Whilst some have already upgraded, many are still (at least in their production site) using 20B. I wanted to look at a 20C New Feature in a little more detail in this post. For some of my clients these Execution Statistics features have been very high on their wishlist for a long time. So what are we talking about?
Have you ever needed to identify which parts of the execution process are consuming the most time? Have you longed for some instrumentation? Users of complex platforms like Siebel CRM are familiar with the Application Response Measurement platform and the ability to drill down into domain and subdomain data to find out why something is not performing well.
Intelligent Advisor is not Siebel CRM nor is it trying to be, however this 20C New Feature is the start of more visibility of execution data. So let’s look at what the Execution Statistics functionality introduced in 20C means for rule authors and developers.
Firstly, consider the following : I’ve got a heavy set of rules, and I want to find out what is consuming execution time – is it a particular element – a specific attribute or something else.
There are three things to mention. Firstly, you need a project, and you need some Test Cases. The first pieces of functionality are based around the obvious principle that since test cases are executed on the client PC, and statistics of execution are available in the engine, why not make them available to the rule designer?
So in the above example this is a project that calculates the journey between two station in the Paris underground network. It’s a pretty heavy set of rules with thousands of interconnected entity instances.
And there are some test cases in a Test Case file.
We’re going to investigate the three bullet points shown. The first two are based on the Test Cases in your project. If you use the Run button, then the links should appear (assuming you have never done this before). CSV Files are generated. The first file, testPerformance.csv, is generated in the root directory of the project. It is a CSV and once you have cleaned it up, it looks like this:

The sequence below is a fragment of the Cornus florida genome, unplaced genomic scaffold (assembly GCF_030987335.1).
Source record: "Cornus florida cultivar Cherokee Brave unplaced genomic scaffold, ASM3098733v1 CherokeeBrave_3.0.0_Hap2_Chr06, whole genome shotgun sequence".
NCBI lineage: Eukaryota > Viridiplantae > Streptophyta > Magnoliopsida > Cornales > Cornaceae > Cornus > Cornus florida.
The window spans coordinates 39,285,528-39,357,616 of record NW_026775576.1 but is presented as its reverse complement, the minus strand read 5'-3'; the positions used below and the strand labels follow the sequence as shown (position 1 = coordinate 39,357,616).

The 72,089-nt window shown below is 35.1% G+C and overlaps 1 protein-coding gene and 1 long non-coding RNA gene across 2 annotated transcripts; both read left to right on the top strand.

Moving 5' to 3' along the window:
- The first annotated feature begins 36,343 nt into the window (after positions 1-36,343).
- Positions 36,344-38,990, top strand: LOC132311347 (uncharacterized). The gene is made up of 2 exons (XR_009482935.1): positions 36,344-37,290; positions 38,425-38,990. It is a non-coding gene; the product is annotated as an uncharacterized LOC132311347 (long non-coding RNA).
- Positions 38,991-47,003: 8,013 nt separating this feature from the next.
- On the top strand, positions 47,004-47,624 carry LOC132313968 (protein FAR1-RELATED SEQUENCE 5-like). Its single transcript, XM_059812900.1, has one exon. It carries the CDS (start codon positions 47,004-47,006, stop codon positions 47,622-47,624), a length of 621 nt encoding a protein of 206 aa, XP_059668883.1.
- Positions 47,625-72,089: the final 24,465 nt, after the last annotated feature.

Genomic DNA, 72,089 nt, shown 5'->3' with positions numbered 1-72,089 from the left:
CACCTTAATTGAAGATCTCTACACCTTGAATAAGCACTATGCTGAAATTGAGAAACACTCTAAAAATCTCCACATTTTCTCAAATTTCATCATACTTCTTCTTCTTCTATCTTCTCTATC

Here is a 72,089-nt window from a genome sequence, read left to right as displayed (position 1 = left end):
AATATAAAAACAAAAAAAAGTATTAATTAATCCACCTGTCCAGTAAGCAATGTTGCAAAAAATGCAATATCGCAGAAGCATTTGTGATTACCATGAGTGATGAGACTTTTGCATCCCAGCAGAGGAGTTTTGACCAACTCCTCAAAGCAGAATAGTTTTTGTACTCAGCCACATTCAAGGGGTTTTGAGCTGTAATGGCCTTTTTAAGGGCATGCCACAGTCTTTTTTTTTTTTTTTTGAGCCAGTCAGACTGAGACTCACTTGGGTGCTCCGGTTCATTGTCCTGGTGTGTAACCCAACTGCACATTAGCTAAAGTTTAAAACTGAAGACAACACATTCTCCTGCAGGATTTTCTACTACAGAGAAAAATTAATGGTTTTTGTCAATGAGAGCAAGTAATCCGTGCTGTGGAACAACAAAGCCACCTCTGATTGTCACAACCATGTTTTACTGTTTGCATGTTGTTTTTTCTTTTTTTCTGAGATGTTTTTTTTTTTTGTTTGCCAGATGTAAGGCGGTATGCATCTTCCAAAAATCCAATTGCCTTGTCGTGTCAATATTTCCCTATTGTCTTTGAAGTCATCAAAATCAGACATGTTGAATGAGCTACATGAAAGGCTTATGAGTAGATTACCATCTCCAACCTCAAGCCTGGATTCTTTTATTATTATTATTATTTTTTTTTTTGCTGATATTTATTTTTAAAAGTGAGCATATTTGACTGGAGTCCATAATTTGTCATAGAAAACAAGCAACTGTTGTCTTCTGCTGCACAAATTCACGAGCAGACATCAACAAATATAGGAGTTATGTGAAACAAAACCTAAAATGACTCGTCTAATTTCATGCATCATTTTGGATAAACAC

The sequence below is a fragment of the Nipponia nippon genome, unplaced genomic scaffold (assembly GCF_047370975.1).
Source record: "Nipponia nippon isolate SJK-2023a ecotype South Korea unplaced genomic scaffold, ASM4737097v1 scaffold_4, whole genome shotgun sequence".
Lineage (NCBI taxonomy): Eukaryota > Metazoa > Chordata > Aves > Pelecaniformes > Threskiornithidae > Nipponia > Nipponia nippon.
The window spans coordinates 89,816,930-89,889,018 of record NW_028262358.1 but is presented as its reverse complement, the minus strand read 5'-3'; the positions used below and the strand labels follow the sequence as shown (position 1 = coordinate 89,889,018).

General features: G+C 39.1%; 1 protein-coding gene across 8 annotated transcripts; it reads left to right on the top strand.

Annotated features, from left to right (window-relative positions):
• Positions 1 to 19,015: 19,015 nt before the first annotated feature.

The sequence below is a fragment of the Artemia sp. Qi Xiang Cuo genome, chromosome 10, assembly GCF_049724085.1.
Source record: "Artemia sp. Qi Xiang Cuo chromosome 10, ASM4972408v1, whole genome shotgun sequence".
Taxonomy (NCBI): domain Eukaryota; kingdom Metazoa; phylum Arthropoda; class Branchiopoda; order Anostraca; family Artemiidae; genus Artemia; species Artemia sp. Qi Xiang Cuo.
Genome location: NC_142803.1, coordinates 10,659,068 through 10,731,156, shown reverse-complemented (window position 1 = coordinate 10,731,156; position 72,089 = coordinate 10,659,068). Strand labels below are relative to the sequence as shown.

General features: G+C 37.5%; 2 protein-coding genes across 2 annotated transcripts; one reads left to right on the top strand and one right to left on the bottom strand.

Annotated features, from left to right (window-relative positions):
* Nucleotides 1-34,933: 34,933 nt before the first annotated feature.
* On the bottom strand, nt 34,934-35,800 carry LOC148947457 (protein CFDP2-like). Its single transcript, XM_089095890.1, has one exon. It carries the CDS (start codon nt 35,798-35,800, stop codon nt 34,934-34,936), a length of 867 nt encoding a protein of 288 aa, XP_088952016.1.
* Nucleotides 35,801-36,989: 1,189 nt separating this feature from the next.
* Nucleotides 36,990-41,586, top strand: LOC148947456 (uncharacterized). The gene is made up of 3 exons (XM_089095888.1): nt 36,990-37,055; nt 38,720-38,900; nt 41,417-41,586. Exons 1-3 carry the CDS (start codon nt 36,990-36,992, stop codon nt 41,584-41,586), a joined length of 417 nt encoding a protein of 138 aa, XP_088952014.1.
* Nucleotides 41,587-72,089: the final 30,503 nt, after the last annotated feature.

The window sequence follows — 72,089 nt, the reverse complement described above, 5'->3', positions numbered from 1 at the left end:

So this is a pretty good start for performance analysis – we can see the time is recorded as a very highly precise number. We can see which main components are taking time – in this case the child station amount which is a big loop over thousands of combinations.
The second link is more oriented towards understanding which of the test cases you gave the engine to run are taking longer than others. So clicking the second link provided you with a detailed set of statistics for the test cases. This file is stored in a new folder TestLogs under the root of your project with a name like TestCaseLog_20200827144055.csv. The history of your runs is kept for you since the file is timestamped.
So in my case I can investigate further by loading the most time-consuming test case into the debugger and looking at it in more detail.
The third button is used in a similar way, but requires external content, specifically a JSON file from one of your REST Batch runs. When you click the Analyse Batch Request button and provide a file (for example, a batch JSON file looks a bit like this in my case (this is just one case, the file probably has 500 cases) :
When the file is selected using the button, after a few seconds (or longer, depending on your project) then a new link appears next to the button (you get to choose the filename and location for this one) :
Opening this file gives the following output, which is the same performance information, only this time for your JSON files. This is useful if you are using Batch Assess. JSON files like this can also be loaded int the Debugger.
So you can see that the 20C release has made excellent strides in the direction of execution analysis – rule designers now have something to work with!